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Lack Of Stimulation

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September 9, 2010

You don’t have to look very far to find a rabid, hostile reaction to President Obama’s proposed $50 billion transportation infrastructure program.  After all – it’s an election year.  I was quite surprised when I read this paragraph from a BusinessWeek report about the proposal:

For companies that do the unglamorous work of pouring cement, crushing stones, and hauling earth, President Barack Obama’s $50 billion proposal outlined on Sept. 6 to rebuild U.S. roads, railways, and runways is welcome relief amid unrelenting economic gloom.  If approved by Congress (an uncertain proposition in an election year) Obama’s plan would pick up the slack when most of the highway stimulus funds under the $814 billion American Recovery and Reinvestment Act is expected to be spent next year, says Mike Betts, an analyst with London-based Jefferies.

Stop and think about that for a moment.  The phrase I wish to bring to your attention is:

.  .  .   most of the highway stimulus funds under the $814 billion American Recovery and Reinvestment Act is expected to be spent next year    .  .  .

The first question that came to mind was:  Why the hell wasn’t it spent last year?  We’ve been reading about how the effects of the “Obama stimulus bill” (a/k/a  the American Recovery and Reinvestment Act) have already stopped boosting the economy.  How much more of that money has been sitting on the sidelines?  Beyond that, why didn’t the American Recovery and Reinvestment Act provide more funding for infrastructure?

The proposed transportation infrastructure program will cost approximately the same as the B-2 Stealth Bomber program, which produced 21 bombers at an average cost of $2.1 billion per aircraft in 1997 dollars.

Since July of last year, I have been among those arguing that the $787 billion economic stimulus package was inadequate, after reading about a Bloomberg survey of economists, which supported that conclusion in February of 2009.  In early 2009, there was a greater sense of urgency about the state of the economy and a stronger political will to enact a more significant stimulus.  Unfortunately, President Obama was not up to the task of pushing a larger bill through.  As a result, the President is now making piecemeal stimulus efforts, such as the $50-billion infrastructure proposal.  The tragedy of not getting it right the first time seemed more unfortunate after I read a recent posting by Barry Ritholtz at his blog, The Big Picture.  Here is what Mr. Ritholtz had to say:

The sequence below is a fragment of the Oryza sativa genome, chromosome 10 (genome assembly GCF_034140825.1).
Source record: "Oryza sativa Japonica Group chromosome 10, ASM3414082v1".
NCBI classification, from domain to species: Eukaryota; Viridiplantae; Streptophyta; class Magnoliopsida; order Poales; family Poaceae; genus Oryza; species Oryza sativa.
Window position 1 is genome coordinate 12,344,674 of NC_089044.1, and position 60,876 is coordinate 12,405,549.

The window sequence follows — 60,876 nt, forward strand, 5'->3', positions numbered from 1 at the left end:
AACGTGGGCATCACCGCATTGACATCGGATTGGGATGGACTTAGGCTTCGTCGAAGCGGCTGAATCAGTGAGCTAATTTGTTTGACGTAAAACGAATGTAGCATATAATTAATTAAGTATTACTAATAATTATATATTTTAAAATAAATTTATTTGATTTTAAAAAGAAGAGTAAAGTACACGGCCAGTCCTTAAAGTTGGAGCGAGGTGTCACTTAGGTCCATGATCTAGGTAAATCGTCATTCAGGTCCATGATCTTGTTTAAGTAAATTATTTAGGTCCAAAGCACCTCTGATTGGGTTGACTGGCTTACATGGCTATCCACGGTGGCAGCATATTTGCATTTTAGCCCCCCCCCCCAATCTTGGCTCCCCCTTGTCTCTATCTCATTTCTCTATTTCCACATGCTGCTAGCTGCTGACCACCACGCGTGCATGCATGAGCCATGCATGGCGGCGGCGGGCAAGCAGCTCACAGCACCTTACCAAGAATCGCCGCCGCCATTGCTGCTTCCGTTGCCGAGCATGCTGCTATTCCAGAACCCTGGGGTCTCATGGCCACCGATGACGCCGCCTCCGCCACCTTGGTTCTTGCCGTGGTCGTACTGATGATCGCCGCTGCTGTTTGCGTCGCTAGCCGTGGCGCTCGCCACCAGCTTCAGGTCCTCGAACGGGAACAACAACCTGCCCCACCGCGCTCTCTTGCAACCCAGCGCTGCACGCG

Yesterday on XM Sirius, we discussed Infrastructure.

One of the callers was a civil engineer who suggested we take a look at the US Infrastructure Report Card (infrastructurereportcard.org), which grades the US on a variety of factors.  The 2009 Grades include: Aviation (D), Bridges (C), Dams (D), Drinking Water (D-), Energy (D+), Hazardous Waste (D), Inland Waterways (D-), Levees (D-), Public Parks and Recreation (C-), Rail (C-), Roads(D-), Schools (D), Solid Waste (C+), Transit (D), and Wastewater (D-).

Overall, America’s Infrastructure GPA was graded a “D.”  To get to an “A” requires a 5 year infrastructure investment of $2.2 Trillion dollars.  Hence, you can understand if I am underwhelmed by the latest $50B proposal.

Each individual state is also graded;  NY’s is after the jump.

After reading about the Infrastructure Report Card, I couldn’t help but wonder how our economy would have benefited from a $2.2 trillion infrastructure program rather than the $850 billion stimulus program enacted in 2009.  Consider what economist Joseph Stiglitz had to say about how the global financial crisis was affecting Australia in August of 2010:

Kevin Rudd, who was prime minister when the crisis struck, put in place one of the best-designed Keynesian stimulus packages of any country in the world.  He realized that it was important to act early, with money that would be spent quickly, but that there was a risk that the crisis would not be over soon. So the first part of the stimulus was cash grants, followed by investments, which would take longer to put into place.

Rudd’s stimulus worked: Australia had the shortest and shallowest of recessions of the advanced industrial countries.

There’s a right way of doing economic stimulus and a wrong way of implementing such a program.  Unfortunately, America did it the wrong way.





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